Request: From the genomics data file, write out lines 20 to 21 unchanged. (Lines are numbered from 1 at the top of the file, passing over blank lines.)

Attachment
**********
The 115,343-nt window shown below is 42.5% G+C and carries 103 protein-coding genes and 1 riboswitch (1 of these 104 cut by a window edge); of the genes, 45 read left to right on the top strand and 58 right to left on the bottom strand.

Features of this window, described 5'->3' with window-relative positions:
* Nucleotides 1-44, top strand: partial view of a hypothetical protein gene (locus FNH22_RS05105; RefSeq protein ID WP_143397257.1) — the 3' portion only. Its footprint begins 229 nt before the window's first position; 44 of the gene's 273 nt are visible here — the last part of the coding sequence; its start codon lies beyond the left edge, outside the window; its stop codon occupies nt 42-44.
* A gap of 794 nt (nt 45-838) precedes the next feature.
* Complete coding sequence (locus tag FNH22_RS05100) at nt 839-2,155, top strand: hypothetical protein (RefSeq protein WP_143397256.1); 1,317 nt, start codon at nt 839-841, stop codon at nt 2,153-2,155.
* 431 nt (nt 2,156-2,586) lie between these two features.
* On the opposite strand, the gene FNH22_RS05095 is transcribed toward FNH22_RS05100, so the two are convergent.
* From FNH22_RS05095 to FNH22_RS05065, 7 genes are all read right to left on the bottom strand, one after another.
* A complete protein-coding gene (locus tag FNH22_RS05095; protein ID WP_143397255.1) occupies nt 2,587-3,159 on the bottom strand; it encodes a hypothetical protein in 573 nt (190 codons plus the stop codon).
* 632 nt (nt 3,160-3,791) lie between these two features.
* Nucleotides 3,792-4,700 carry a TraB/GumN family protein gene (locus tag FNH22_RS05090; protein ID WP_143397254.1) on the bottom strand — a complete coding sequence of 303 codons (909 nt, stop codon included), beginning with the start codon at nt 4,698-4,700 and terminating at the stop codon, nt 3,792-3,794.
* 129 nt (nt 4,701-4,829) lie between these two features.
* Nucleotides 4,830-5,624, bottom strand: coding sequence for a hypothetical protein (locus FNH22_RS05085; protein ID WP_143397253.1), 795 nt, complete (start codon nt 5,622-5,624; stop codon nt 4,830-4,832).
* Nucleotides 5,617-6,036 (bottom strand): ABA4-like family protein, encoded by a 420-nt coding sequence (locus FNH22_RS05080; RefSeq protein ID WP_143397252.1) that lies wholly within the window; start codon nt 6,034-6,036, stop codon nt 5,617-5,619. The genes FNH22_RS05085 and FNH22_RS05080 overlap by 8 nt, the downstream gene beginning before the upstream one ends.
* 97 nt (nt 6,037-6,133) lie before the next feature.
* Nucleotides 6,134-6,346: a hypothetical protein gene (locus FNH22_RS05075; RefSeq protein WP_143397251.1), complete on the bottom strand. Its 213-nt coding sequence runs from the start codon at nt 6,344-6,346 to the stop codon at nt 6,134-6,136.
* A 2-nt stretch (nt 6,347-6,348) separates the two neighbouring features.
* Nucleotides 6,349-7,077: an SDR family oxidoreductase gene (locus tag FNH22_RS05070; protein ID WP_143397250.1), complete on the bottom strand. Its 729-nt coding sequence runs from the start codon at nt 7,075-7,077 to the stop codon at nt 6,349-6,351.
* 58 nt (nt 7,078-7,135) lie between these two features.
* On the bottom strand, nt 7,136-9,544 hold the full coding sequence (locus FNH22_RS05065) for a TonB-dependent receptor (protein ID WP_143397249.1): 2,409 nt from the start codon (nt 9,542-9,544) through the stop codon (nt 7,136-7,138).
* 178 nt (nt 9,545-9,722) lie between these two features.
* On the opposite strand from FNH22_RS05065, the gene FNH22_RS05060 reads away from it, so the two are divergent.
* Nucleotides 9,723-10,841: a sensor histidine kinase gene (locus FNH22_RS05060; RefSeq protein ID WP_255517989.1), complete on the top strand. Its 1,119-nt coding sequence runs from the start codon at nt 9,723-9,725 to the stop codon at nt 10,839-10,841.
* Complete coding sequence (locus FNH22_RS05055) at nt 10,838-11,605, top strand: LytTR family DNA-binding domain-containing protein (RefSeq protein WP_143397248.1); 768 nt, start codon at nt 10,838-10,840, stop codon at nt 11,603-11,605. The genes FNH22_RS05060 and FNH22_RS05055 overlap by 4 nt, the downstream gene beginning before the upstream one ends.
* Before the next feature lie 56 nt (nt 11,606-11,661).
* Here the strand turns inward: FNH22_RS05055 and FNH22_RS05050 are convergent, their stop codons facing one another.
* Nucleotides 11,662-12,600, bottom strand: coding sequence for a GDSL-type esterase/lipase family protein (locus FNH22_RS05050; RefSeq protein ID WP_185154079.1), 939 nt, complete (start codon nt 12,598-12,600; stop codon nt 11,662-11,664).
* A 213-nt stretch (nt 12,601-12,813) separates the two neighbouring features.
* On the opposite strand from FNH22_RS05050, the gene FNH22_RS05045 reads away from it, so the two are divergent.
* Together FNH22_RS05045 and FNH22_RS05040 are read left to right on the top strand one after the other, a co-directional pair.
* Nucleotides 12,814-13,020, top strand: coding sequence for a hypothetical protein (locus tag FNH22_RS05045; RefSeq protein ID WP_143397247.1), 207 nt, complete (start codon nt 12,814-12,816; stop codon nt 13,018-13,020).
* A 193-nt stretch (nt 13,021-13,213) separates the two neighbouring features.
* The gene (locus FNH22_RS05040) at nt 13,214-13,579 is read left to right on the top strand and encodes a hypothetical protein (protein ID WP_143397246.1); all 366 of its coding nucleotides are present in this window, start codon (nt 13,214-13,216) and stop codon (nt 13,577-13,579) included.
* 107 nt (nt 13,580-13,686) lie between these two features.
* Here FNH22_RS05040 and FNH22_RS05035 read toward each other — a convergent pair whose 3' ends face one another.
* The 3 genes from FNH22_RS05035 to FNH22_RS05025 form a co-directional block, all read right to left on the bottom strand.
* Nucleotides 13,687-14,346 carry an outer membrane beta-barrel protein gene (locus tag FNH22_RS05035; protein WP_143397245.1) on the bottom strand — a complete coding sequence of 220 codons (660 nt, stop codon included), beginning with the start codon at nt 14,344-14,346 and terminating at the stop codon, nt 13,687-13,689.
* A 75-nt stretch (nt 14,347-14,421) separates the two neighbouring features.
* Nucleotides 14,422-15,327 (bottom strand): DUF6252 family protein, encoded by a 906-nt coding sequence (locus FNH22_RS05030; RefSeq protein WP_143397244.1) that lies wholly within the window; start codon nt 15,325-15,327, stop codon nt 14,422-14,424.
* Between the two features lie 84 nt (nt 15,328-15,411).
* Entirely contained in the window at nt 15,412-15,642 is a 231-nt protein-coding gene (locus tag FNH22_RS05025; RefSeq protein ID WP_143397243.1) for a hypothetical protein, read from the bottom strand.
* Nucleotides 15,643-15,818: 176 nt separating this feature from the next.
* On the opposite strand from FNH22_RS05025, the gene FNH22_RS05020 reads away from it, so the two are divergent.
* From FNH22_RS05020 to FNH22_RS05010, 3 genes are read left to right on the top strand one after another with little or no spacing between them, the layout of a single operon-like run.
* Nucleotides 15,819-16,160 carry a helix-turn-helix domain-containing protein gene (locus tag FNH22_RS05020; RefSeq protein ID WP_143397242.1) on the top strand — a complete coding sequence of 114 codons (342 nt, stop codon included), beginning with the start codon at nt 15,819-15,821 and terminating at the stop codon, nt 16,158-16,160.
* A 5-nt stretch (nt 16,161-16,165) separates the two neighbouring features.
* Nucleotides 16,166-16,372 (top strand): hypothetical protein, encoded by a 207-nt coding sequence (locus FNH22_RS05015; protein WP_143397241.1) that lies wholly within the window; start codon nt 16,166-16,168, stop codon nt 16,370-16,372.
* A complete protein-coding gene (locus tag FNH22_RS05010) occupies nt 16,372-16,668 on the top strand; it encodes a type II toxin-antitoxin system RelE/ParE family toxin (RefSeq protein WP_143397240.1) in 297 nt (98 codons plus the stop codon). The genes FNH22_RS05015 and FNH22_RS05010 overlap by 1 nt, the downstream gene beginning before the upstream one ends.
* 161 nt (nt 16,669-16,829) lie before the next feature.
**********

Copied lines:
* On the bottom strand, nt 7,136-9,544 hold the full coding sequence (locus FNH22_RS05065) for a TonB-dependent receptor (protein ID WP_143397249.1): 2,409 nt from the start codon (nt 9,542-9,544) through the stop codon (nt 7,136-7,138).
* 178 nt (nt 9,545-9,722) lie between these two features.